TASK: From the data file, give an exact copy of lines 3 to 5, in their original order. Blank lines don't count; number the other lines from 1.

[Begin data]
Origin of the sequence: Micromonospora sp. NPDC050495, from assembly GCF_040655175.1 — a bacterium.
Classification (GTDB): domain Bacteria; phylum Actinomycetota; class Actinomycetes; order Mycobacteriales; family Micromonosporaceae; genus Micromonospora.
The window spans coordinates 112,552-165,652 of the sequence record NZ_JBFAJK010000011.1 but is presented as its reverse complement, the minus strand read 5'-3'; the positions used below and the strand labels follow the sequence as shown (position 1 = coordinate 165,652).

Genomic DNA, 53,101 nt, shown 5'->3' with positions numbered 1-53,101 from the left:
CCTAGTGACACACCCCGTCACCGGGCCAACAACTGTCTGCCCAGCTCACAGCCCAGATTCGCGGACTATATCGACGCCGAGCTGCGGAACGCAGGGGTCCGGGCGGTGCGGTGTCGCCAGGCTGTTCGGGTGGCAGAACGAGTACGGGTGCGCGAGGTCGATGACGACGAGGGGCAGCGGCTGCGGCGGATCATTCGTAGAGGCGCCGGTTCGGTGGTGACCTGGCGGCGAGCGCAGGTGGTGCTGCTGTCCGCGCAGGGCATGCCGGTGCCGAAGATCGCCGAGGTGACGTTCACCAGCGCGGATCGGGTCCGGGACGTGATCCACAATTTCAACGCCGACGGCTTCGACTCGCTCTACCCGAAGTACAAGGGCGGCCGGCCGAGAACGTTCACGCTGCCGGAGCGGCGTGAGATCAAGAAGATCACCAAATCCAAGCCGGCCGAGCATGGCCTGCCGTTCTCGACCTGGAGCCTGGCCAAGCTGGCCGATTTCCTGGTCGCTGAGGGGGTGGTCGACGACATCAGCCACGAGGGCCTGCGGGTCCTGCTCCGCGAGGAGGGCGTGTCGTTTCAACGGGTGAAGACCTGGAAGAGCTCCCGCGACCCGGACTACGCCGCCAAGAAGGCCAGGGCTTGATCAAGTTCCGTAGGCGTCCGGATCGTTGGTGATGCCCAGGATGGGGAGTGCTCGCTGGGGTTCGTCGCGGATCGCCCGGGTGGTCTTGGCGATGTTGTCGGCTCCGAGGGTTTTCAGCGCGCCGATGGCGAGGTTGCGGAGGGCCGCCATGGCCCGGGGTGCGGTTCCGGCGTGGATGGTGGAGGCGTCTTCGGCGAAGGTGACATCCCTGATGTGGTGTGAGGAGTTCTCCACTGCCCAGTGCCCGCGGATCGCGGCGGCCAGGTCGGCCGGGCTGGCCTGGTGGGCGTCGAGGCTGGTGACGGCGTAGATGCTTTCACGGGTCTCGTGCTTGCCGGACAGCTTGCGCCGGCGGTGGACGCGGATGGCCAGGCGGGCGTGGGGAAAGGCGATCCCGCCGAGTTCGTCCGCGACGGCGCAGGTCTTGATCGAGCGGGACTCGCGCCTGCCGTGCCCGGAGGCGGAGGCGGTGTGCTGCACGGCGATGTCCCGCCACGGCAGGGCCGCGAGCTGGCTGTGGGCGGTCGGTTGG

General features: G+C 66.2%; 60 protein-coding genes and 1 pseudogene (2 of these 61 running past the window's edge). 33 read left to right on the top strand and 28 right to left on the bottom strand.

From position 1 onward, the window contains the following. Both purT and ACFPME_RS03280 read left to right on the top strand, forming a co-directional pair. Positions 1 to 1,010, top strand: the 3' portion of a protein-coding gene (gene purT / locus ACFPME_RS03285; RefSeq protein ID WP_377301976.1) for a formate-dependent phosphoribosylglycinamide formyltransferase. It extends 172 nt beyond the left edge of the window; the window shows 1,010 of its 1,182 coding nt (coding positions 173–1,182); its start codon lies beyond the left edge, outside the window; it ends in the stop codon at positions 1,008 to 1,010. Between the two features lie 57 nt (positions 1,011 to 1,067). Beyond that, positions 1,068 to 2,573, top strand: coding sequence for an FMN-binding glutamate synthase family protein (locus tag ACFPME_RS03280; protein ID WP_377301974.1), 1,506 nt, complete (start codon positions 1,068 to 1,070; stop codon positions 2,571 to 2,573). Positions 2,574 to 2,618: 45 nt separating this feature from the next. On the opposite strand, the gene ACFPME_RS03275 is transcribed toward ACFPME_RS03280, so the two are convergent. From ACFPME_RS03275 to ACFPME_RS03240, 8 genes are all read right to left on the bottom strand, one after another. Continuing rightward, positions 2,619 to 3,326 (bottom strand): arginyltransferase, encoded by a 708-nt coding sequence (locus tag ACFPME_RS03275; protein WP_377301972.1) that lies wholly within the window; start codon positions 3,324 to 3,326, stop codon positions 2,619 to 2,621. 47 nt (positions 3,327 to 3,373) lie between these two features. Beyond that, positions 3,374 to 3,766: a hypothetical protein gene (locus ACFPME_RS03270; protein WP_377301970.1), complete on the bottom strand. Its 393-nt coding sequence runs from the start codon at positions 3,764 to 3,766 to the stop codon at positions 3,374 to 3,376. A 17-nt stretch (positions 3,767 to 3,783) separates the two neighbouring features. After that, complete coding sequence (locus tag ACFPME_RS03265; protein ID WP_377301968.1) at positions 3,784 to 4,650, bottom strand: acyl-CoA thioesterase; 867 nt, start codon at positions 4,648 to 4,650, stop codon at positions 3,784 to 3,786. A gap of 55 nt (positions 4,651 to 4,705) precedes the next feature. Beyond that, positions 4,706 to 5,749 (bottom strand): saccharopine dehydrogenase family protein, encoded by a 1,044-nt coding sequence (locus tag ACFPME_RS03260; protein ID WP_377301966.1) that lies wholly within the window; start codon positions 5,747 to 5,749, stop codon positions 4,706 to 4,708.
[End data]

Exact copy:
The window spans coordinates 112,552-165,652 of the sequence record NZ_JBFAJK010000011.1 but is presented as its reverse complement, the minus strand read 5'-3'; the positions used below and the strand labels follow the sequence as shown (position 1 = coordinate 165,652).

Genomic DNA, 53,101 nt, shown 5'->3' with positions numbered 1-53,101 from the left:
CCTAGTGACACACCCCGTCACCGGGCCAACAACTGTCTGCCCAGCTCACAGCCCAGATTCGCGGACTATATCGACGCCGAGCTGCGGAACGCAGGGGTCCGGGCGGTGCGGTGTCGCCAGGCTGTTCGGGTGGCAGAACGAGTACGGGTGCGCGAGGTCGATGACGACGAGGGGCAGCGGCTGCGGCGGATCATTCGTAGAGGCGCCGGTTCGGTGGTGACCTGGCGGCGAGCGCAGGTGGTGCTGCTGTCCGCGCAGGGCATGCCGGTGCCGAAGATCGCCGAGGTGACGTTCACCAGCGCGGATCGGGTCCGGGACGTGATCCACAATTTCAACGCCGACGGCTTCGACTCGCTCTACCCGAAGTACAAGGGCGGCCGGCCGAGAACGTTCACGCTGCCGGAGCGGCGTGAGATCAAGAAGATCACCAAATCCAAGCCGGCCGAGCATGGCCTGCCGTTCTCGACCTGGAGCCTGGCCAAGCTGGCCGATTTCCTGGTCGCTGAGGGGGTGGTCGACGACATCAGCCACGAGGGCCTGCGGGTCCTGCTCCGCGAGGAGGGCGTGTCGTTTCAACGGGTGAAGACCTGGAAGAGCTCCCGCGACCCGGACTACGCCGCCAAGAAGGCCAGGGCTTGATCAAGTTCCGTAGGCGTCCGGATCGTTGGTGATGCCCAGGATGGGGAGTGCTCGCTGGGGTTCGTCGCGGATCGCCCGGGTGGTCTTGGCGATGTTGTCGGCTCCGAGGGTTTTCAGCGCGCCGATGGCGAGGTTGCGGAGGGCCGCCATGGCCCGGGGTGCGGTTCCGGCGTGGATGGTGGAGGCGTCTTCGGCGAAGGTGACATCCCTGATGTGGTGTGAGGAGTTCTCCACTGCCCAGTGCCCGCGGATCGCGGCGGCCAGGTCGGCCGGGCTGGCCTGGTGGGCGTCGAGGCTGGTGACGGCGTAGATGCTTTCACGGGTCTCGTGCTTGCCGGACAGCTTGCGCCGGCGGTGGACGCGGATGGCCAGGCGGGCGTGGGGAAAGGCGATCCCGCCGAGTTCGTCCGCGACGGCGCAGGTCTTGATCGAGCGGGACTCGCGCCTGCCGTGCCCGGAGGCGGAGGCGGTGTGCTGCACGGCGATGTCCCGCCACGGCAGGGCCGCGAGCTGGCTGTGGGCGGTCGGTTGG